Decision making in a health care crisis men under 60 diagnosed with prostate cancer
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Decision-making in a health care crisis: Men under 60 diagnosed with prostate cancer. Tawna Skousen Supervisory Committee Members: Lynne Durrant, PhD Chair (HPE) Barbara J. Richards, PhD (HPE) Susan L. Morrow, PhD (Educ Psychology) Teresa M. Pavia, PhD (Marketing)

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Decision-making in a health care crisis: Men under 60 diagnosed with prostate cancer

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Decision making in a health care crisis men under 60 diagnosed with prostate cancer

Decision-making in a health care crisis: Men under 60 diagnosed with prostate cancer

Tawna Skousen

Supervisory Committee Members:

Lynne Durrant, PhD Chair (HPE)

Barbara J. Richards, PhD (HPE)

Susan L. Morrow, PhD (Educ Psychology)

Teresa M. Pavia, PhD (Marketing)

Saundra S. Buys, MD (Oncology)


Outline

Outline

  • Background & Introduction

  • Literature Review

  • Research Questions

    How I did it

  • Methods

    What I found out

  • Results

    What I thought about what I found out

  • Discussion


Background introduction

Background & Introduction


Prostate cancer is an old man s disease annual age specific incidence rates 1973 2000

Prostate cancer is an “old man’s” diseaseAnnual age-specific incidence rates, 1973-2000


Literature review

Literature Review

  • The Big “C”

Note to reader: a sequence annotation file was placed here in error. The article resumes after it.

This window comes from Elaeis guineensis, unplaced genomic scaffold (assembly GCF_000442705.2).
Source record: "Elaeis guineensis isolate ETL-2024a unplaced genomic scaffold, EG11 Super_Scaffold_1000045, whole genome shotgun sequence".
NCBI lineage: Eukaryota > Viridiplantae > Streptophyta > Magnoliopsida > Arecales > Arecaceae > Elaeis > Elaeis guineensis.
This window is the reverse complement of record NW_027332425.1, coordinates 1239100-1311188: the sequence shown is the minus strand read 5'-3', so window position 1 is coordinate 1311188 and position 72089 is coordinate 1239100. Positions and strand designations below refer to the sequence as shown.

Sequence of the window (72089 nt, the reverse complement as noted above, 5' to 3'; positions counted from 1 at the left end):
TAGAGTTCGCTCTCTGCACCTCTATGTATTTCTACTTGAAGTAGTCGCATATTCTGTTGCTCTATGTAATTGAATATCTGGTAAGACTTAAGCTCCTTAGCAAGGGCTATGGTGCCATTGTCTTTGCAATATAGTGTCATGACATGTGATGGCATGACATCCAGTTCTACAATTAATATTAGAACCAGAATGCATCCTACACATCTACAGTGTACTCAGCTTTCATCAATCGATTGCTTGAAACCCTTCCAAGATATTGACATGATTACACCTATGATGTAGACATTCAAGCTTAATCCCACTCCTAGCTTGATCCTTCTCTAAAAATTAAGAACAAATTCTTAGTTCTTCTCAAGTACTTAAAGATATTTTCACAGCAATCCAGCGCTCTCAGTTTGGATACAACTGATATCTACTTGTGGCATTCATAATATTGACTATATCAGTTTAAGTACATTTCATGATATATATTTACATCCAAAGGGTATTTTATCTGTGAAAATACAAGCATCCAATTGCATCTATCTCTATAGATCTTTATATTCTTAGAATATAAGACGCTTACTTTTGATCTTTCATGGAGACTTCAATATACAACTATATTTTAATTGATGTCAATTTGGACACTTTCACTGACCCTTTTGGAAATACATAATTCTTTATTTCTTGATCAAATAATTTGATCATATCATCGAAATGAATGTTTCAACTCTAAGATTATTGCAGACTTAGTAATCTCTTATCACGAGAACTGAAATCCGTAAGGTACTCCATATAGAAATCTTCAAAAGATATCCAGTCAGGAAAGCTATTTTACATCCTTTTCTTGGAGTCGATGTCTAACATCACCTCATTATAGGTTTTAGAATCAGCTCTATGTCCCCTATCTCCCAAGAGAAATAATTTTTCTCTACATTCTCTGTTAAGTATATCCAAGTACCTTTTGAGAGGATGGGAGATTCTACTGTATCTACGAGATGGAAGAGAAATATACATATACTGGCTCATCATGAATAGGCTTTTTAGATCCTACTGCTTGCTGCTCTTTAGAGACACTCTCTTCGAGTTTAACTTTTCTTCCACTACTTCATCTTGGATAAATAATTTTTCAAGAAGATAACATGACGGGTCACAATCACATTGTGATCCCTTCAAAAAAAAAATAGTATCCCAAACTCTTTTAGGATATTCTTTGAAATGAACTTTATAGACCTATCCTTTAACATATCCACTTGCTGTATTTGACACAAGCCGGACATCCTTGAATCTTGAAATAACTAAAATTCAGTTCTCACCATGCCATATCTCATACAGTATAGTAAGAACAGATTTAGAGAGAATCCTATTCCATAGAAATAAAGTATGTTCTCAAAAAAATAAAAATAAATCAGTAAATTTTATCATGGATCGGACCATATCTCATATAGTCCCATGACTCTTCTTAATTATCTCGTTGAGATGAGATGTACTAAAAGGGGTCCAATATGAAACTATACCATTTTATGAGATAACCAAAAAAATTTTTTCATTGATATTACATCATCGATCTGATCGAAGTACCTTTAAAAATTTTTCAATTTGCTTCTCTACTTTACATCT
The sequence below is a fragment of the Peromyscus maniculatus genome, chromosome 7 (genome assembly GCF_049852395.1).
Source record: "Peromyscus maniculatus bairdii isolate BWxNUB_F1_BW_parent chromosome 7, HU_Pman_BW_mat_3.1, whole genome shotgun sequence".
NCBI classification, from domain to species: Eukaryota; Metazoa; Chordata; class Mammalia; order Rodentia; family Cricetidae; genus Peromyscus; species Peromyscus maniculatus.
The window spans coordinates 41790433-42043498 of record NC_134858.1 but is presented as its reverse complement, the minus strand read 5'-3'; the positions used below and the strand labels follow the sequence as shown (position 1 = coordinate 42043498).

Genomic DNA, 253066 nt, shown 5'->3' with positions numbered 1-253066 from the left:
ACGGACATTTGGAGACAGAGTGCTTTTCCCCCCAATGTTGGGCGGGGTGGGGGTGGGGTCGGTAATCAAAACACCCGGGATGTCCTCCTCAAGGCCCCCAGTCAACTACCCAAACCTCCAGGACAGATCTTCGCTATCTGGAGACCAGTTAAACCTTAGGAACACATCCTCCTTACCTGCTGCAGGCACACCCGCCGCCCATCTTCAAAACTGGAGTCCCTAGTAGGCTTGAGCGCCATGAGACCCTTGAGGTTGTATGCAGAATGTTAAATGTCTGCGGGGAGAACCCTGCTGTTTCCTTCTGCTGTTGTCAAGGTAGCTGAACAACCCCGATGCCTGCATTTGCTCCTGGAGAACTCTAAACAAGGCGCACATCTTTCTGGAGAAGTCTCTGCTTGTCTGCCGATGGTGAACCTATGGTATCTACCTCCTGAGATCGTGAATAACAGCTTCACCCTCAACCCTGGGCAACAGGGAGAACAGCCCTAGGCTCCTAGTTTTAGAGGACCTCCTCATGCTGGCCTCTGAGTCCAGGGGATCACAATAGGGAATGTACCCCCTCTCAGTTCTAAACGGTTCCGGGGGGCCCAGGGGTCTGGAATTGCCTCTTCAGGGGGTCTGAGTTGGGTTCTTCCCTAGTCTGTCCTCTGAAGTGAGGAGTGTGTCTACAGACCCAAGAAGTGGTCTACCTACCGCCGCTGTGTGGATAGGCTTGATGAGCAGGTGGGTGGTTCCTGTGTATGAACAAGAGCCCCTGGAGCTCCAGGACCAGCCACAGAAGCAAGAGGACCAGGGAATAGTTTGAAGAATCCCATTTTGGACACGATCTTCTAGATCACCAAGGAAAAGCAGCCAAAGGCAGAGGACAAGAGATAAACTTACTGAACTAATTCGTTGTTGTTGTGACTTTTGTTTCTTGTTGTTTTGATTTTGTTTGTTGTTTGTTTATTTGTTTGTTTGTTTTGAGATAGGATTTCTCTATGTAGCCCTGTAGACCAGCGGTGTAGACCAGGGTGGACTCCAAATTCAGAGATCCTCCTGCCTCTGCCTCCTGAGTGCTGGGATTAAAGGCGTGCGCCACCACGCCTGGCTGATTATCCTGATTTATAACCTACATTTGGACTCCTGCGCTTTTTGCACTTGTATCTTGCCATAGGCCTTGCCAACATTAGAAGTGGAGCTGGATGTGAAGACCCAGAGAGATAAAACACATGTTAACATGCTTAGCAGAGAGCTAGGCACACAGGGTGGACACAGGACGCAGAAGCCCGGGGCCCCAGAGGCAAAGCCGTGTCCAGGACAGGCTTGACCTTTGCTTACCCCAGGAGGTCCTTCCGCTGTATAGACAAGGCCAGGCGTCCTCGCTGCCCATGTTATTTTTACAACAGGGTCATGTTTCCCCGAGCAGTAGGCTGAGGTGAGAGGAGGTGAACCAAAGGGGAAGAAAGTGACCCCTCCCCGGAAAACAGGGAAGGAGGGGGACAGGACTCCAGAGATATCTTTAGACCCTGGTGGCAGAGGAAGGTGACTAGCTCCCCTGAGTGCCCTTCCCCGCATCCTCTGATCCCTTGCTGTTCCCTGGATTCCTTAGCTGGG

• Prostate cancer


Literature review1

Literature Review

  • The Big “D”

    • Decision making

  • When Big “C” meets Big “D”

    • Decision making &

      prostate cancer


Research questions

Research questions


Research question 1

Research question #1

  • What are the decisions being made by men diagnosed with prostate cancer under age 60?


Research question 2

Research question #2

  • What are the data elements associated with these decisions? How do they reach a treatment decision? (Are there particular steps?)

    • Subsumed under this question: To what extent are health care decisions based on past experiences of decision-making? To what extent are they dependent on doctor recommendation or support systems and other feedback? To what extent are these treatment decisions based on fear of death – or fear of impotence or incontinence? Are their decisional processes the same as when making any other major decision?


Methods

Methods


Qualitative focus

Qualitative focus

  • Designed to explore human aspects and life’s circumstances

  • Seeks to understand what the situation/phenomenon/experience means


Grounded theory

Grounded theory

  • Is used to generate a middle-range theory that explains basic social processes

    • Rationale: a theory formed during data collection will be more applicable than one developed before a study begins

  • Symbolic interactionism

    • meaning, language, thought


Grounded theory cont

Grounded theory, cont.

Data CollectionData Analysis

First Interview

Preliminary Categories

Second Interview

Refined Categories

Third Interview

More Refined Categories

Close to Saturated

Categories

Saturation


Participants

Participants

  • Recruitment

  • Sampling


Data collection

Interviews

Demographic questionnaire

Field observation

Archival materials

Memos

Data collection


Data analysis

Data analysis

  • Concept formation & development

    • Coding: open, axial, selective

    • Core category

  • Concept modification & integration


Results

Results


Decision making in a health care crisis men under 60 diagnosed with prostate cancer

-Phone: said biopsy was “positive” for cancer – “so, come in soon, okay?”

-Phone: nurse said “you have a little bit of cancer”

Medical communication

CRISIS of

DIAGNOSIS

-“Sheer panic”. Wanted cancer out ASAP.

-Not overwhelmed or shocked

Emotional impact

Personality

-Even-tempered, handles stuff well

Initial management

-Job, family responsibilities

Developmental stage

-”Biggest support is family”

Support system